In August, three women addressed the Board of Supervisors during the public comment period held at the start of each meeting.
All three, who described themselves as long-time swimmers, decried conditions at Carson City’s popular Carson Aquatic Facility.
“It’s used by the healthy and handicapped, young and old. It is constantly populated,” said Marjorie Scott. “But it is not well maintained and that is a disgrace… For too long, the city’s used bubble gum, Band-Aids and baling wire to keep it running.”
Nick Marano, city manager, responded and said he would fix it.
Later, when asked, Marano said he hadn’t heard similar complaints from anyone else, but that didn’t minimize the problem for him.
“Voters made a powerful commitment to recreation and our recreation assets,” he said. “Carson City residents are passionate about the trails, MAC center, the pool. In city government we respect that passion.”
Since the public comment, juvenile service crew members, performing their community service, have been in to wash windows, scrub pool tiles and clean up the handicapped ramp into the pool, one of the complaints discussed at the supervisors meeting.
Another issue brought up was routine maintenance, like the rusted hinge on the handicap shower in the women’s locker room.
That’s being fixed, too, and the door now closes.
And plans are to use alternative sentencing crews, also doing community service, to strip the chipped paint from the rails around the children’s pool and seating area and repaint them.
Mike Freeman, recreation program manager, aquatics, said the crews will now be scheduled regularly to help clean and do minor maintenance.
“We haven’t had that before,” said Freeman.
That’s what public comment can make happen.
Those fixes are part of a lot of changes in the works at the facility, which features an outdoor 6-lane pool and slide and indoor Olympic-size pool, therapy pool and kiddie pool.
About $300,000 will be spent on the facility in the 2015-2016 and 2016-2017 fiscal years, said Jennifer Budge, Parks and Recreation director.
The most publicized project is replacement of the roof over the indoor pool, which is being designed now.
The vinyl overlay on the concrete floor around the therapy pool was replaced in February for $21,970 and the tiles around the edge of the outdoor pool replaced.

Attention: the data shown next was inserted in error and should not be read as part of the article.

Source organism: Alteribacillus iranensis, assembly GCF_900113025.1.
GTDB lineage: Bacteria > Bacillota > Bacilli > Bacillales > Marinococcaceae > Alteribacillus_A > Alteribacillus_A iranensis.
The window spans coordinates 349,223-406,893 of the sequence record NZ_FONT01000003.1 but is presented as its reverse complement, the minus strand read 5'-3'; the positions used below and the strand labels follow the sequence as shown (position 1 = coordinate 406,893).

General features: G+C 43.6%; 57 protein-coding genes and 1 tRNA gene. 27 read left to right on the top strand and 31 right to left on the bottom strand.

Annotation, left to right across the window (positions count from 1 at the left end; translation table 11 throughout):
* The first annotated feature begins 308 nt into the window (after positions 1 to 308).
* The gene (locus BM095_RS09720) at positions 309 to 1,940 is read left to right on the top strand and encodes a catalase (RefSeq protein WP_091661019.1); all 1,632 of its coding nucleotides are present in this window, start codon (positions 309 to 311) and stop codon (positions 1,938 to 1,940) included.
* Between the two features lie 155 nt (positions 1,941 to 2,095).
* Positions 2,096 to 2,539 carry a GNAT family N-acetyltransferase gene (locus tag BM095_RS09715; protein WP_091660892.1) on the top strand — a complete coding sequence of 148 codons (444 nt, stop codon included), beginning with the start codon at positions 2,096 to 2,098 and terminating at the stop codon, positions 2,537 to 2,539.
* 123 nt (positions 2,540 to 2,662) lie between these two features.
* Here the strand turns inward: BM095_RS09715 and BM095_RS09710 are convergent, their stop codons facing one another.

Freeman said he’s looking at ways to redo the overlay on the indoor pool’s floor, too, which is a much bigger project and could involve doing sections at a time.
Pool covers recently purchased for $21,000 help keep the indoor pool warm and reduce heat loss by 95 percent, said Freeman, as well as evaporation.
Another $14,500 has been allocated for security cameras to fill in gaps in coverage provided by seven existing cameras.
And this winter $15,000 is being spent to refurbish the slide on the outdoor pool.
Eventually the indoor pool, which was last plastered in 1999, will need to be replastered and the ladies locker room may need an overhaul.
“That’s a substantial capital investment to redo the shower room,” said Budge, as is the pool replastering which would run well into six figures.
Freeman doesn’t know exactly how many people use the pool annually, but revenue from admission is $268,000. Admission is $4 for adults and $3 for everyone else, but punch cards for multiple visits can be purchased at a discount.
“It is one of the most heavily used aquatic facilities. We host all the major championships,” said Freeman.
And this week it may host a small reunion between the three women who brought the pool to the supervisors’ attention and Marano, who has invited the three swimmers to join him in an aquatic aerobics class there.
The pool is open 5:45 a.m. to 7 p.m. Monday-Friday and from 9:45 a.m. to 4:30 p.m. on Saturday.
For more details, call 887-2242 or go online to http://carson.org/government/departments-g-z/parks-recreation-open-space/recreation-division-programs-and-classes/aquatic-facility.